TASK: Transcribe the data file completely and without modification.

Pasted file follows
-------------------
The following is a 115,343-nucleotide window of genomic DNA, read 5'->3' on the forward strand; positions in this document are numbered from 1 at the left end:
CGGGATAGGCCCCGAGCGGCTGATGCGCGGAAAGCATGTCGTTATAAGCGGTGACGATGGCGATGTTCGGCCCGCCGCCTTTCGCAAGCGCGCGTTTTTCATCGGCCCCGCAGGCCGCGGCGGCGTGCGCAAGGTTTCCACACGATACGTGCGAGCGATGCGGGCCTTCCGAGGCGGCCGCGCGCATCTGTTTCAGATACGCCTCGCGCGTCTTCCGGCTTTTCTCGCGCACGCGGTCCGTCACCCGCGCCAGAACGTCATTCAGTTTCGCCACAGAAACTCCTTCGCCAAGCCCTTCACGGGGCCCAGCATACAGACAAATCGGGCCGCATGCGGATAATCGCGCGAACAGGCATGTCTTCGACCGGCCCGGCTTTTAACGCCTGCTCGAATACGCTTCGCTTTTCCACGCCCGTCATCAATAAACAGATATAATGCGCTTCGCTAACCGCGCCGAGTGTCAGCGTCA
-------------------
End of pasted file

The following is a 115,343-nucleotide window of genomic DNA, read 5'->3' on the forward strand; positions in this document are numbered from 1 at the left end:
CGGGATAGGCCCCGAGCGGCTGATGCGCGGAAAGCATGTCGTTATAAGCGGTGACGATGGCGATGTTCGGCCCGCCGCCTTTCGCAAGCGCGCGTTTTTCATCGGCCCCGCAGGCCGCGGCGGCGTGCGCAAGGTTTCCACACGATACGTGCGAGCGATGCGGGCCTTCCGAGGCGGCCGCGCGCATCTGTTTCAGATACGCCTCGCGCGTCTTCCGGCTTTTCTCGCGCACGCGGTCCGTCACCCGCGCCAGAACGTCATTCAGTTTCGCCACAGAAACTCCTTCGCCAAGCCCTTCACGGGGCCCAGCATACAGACAAATCGGGCCGCATGCGGATAATCGCGCGAACAGGCATGTCTTCGACCGGCCCGGCTTTTAACGCCTGCTCGAATACGCTTCGCTTTTCCACGCCCGTCATCAATAAACAGATATAATGCGCTTCGCTAACCGCGCCGAGTGTCAGCGTCA